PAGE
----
These 10 Animals May Go Extinct In Our Lifetimes
Animal populations today are dwindling at a rapid rate, with many species facing extinction. Some animals are approaching the brink sooner than you might think. Below are the animals most likely to go extinct in our lifetimes. Read on to see how you can help.
Only about 35 Amur leopards exist in the world today, with few left in the wild due to loss of habitat and poachers who hunt them for their coats.
You can help rescue them by donating to an effort to reintroduce Amur leopards to the wild or by symbolically adopting an Amur leopard to help care for.
Help sea turtles by encouraging the enactment of harsher laws against hunting hawksbills and other animals.
Mountain gorillas are continuous casualties of decades-long wars in central Africa and only about 700 of them are thought to still exist.
To save them, it's necessary to find sustainable ways of farming and to stop charcoal harvesting, which destroys their habits, and find alternative resources for cooking and heating.
The Javan rhino has the smallest remaining population of any rhinoceros species. Just 35 still survive in the wild due to natural disasters, diseases caused by a lack of genetic diversity and invasive species.
To help, consider donating toward the effort to establish suitable, natural habitats in Indonesia for these beautiful creatures.
Saolas were only recently discovered in 1992 and are already in danger of being wiped out, with populations estimated to be as low as a few dozen, mainly due to hunting and habitat loss.
To help these guys out, consider donating to rescue efforts to help rebuild habitats and protect them against hunting practices by enacting harsher laws.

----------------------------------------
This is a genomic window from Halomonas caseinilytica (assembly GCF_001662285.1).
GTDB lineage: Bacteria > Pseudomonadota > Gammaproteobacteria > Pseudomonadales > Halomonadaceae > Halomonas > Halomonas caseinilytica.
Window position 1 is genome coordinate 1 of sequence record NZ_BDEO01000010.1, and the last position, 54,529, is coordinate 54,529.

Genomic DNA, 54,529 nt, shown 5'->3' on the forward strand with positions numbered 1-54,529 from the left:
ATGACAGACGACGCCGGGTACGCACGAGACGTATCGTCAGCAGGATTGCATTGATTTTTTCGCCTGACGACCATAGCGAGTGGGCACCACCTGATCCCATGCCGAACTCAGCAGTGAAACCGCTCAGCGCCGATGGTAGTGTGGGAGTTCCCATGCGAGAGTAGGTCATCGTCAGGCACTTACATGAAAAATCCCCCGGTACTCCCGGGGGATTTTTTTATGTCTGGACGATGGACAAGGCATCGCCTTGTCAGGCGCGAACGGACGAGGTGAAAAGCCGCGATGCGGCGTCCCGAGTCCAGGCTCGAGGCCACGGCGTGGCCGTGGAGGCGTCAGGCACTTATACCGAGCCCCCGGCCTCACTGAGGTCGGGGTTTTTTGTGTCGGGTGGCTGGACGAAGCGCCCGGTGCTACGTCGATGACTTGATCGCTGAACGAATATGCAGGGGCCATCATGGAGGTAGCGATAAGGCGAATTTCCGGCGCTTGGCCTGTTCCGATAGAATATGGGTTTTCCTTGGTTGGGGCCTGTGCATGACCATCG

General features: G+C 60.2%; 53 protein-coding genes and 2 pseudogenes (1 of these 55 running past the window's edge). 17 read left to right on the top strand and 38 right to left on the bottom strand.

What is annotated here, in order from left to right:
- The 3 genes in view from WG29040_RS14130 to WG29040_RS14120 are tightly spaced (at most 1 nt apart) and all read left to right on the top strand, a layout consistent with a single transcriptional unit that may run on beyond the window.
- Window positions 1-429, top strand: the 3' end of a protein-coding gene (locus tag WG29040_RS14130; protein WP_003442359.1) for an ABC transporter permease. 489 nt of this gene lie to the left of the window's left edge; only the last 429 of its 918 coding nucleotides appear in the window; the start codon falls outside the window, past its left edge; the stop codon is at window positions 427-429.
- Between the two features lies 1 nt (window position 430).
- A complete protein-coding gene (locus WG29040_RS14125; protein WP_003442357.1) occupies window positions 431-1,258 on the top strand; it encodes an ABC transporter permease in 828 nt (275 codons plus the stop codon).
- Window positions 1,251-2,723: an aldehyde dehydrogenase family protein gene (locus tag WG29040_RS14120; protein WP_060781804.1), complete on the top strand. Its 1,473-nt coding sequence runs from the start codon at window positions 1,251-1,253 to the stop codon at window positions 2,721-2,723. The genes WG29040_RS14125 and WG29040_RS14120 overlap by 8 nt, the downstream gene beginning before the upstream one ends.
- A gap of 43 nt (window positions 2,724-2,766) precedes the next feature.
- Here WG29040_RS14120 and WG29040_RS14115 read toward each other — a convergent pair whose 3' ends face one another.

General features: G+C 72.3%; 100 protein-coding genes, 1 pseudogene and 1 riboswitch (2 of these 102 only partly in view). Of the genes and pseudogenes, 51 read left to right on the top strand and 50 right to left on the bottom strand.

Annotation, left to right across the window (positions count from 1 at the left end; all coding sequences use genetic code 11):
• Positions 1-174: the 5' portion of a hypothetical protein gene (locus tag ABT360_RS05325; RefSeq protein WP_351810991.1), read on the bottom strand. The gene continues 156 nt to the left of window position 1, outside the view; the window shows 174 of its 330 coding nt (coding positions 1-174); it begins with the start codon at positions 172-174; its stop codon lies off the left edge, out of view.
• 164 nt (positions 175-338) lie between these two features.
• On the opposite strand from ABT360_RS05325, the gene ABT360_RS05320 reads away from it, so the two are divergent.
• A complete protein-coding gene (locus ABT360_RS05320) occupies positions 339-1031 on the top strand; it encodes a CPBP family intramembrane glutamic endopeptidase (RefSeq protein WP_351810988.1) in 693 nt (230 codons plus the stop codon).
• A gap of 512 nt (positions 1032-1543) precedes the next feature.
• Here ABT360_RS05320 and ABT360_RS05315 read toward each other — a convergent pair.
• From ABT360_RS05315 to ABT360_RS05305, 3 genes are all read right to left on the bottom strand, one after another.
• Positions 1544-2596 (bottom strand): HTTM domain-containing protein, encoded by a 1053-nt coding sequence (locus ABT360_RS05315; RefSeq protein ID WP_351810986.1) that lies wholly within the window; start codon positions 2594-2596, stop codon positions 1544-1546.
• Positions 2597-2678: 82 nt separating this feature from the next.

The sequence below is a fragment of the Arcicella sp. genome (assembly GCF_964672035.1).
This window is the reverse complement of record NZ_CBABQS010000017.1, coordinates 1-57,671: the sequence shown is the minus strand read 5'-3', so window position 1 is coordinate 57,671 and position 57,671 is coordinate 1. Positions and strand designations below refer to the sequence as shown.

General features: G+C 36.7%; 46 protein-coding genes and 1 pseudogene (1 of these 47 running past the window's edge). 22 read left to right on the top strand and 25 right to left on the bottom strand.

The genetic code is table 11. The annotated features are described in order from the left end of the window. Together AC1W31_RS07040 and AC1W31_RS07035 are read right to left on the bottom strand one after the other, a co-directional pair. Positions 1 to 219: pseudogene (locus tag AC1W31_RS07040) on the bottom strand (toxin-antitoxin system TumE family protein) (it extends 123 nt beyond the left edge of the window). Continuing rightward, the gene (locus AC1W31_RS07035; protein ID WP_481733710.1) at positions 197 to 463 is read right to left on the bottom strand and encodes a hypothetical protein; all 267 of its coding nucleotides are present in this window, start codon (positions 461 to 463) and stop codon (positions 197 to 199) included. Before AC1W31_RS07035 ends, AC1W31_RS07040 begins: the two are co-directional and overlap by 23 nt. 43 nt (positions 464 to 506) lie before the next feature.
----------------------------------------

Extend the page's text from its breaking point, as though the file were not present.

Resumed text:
South China Tiger
The South China tiger is so close to extinction there may not be any left in the wild at all, thanks largely in part to hunting efforts by the Chinese government.
With so little sustainable habitat left, the only option is to try and force Chinese legislators to protect their natural habitat so that one day the tigers might be reintroduced to the wild.
The vaquita is a small porpoise on the brink of extinction, with less than 100 surviving in the wild due to fishery bycatch, the accidental and unnecessary capture of non-target marine animals during fishing.
It's estimated vaquitas will become extinct by 2018 if illegal bycatching isn't stopped in the Gulf of California. Support WWF in its efforts to stop bycatching in the Gulf by making a donation.
There are only a few thousand Sumatran orangutans left in the wild and populations are declining rapidly due to hunting, fires that destroy their habitat and planned construction that makes it easier for illegal loggers to encroach upon their territory.
Conservation efforts are taking place, but there is a need for donations to help protect the orangutans and grow more trees in which they can live.
These big guys live in the same area as the Sumatran orangutan and have hit populations below 3,000 due to poaching for their tusks, deforestation and dangerous encounters with humans resulting from a lack of habit, forcing them to come into contact with humans.
There are numerous ways to help the Sumatran elephants, either through donations or sponsorship of an elephant or endangered area.
Pangolins are some of the most highly trafficked animals in the world, particularly in Asia. Their meat and scales are commonly used in folk remedies. It is estimated that over 200,000 were killed between 2011 and 2013.
You can help save the pangolin by educating others about the need to protect them and by avoiding any products from around the world that contain pangolin scales or meat.
Most of these animals need our help to make a comeback, especially since we're the reason so many species are dying off in the first place. Spread the word and let's help these amazing creatures start thriving again.